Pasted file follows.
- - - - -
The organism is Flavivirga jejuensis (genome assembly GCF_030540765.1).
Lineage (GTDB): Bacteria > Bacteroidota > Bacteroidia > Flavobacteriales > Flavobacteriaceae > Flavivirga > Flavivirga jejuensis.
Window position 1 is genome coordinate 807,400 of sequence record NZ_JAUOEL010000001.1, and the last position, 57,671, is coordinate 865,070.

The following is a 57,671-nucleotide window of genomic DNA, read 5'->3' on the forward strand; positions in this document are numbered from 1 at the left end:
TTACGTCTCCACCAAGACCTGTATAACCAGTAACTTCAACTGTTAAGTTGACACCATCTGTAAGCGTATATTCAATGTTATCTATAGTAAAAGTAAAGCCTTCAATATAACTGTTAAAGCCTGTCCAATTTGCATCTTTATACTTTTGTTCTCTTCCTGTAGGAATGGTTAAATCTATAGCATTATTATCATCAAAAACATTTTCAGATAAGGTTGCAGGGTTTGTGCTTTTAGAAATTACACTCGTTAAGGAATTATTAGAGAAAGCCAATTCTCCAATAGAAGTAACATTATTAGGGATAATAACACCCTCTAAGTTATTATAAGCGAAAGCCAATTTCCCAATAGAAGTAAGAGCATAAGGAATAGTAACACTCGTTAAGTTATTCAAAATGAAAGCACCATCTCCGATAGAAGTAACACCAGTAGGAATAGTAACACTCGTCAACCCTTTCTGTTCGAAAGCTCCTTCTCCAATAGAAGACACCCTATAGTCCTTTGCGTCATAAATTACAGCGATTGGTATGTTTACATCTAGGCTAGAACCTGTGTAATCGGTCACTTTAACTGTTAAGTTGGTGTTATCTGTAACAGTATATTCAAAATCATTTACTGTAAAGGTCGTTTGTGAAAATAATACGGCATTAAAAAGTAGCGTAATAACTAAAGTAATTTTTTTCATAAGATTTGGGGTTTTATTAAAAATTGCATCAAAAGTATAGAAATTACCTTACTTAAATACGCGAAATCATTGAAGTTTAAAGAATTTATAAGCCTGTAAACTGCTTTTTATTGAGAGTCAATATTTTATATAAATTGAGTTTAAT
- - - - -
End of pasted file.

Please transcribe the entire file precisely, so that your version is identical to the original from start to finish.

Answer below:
The organism is Flavivirga jejuensis (genome assembly GCF_030540765.1).
Lineage (GTDB): Bacteria > Bacteroidota > Bacteroidia > Flavobacteriales > Flavobacteriaceae > Flavivirga > Flavivirga jejuensis.
Window position 1 is genome coordinate 807,400 of sequence record NZ_JAUOEL010000001.1, and the last position, 57,671, is coordinate 865,070.

The following is a 57,671-nucleotide window of genomic DNA, read 5'->3' on the forward strand; positions in this document are numbered from 1 at the left end:
TTACGTCTCCACCAAGACCTGTATAACCAGTAACTTCAACTGTTAAGTTGACACCATCTGTAAGCGTATATTCAATGTTATCTATAGTAAAAGTAAAGCCTTCAATATAACTGTTAAAGCCTGTCCAATTTGCATCTTTATACTTTTGTTCTCTTCCTGTAGGAATGGTTAAATCTATAGCATTATTATCATCAAAAACATTTTCAGATAAGGTTGCAGGGTTTGTGCTTTTAGAAATTACACTCGTTAAGGAATTATTAGAGAAAGCCAATTCTCCAATAGAAGTAACATTATTAGGGATAATAACACCCTCTAAGTTATTATAAGCGAAAGCCAATTTCCCAATAGAAGTAAGAGCATAAGGAATAGTAACACTCGTTAAGTTATTCAAAATGAAAGCACCATCTCCGATAGAAGTAACACCAGTAGGAATAGTAACACTCGTCAACCCTTTCTGTTCGAAAGCTCCTTCTCCAATAGAAGACACCCTATAGTCCTTTGCGTCATAAATTACAGCGATTGGTATGTTTACATCTAGGCTAGAACCTGTGTAATCGGTCACTTTAACTGTTAAGTTGGTGTTATCTGTAACAGTATATTCAAAATCATTTACTGTAAAGGTCGTTTGTGAAAATAATACGGCATTAAAAAGTAGCGTAATAACTAAAGTAATTTTTTTCATAAGATTTGGGGTTTTATTAAAAATTGCATCAAAAGTATAGAAATTACCTTACTTAAATACGCGAAATCATTGAAGTTTAAAGAATTTATAAGCCTGTAAACTGCTTTTTATTGAGAGTCAATATTTTATATAAATTGAGTTTAAT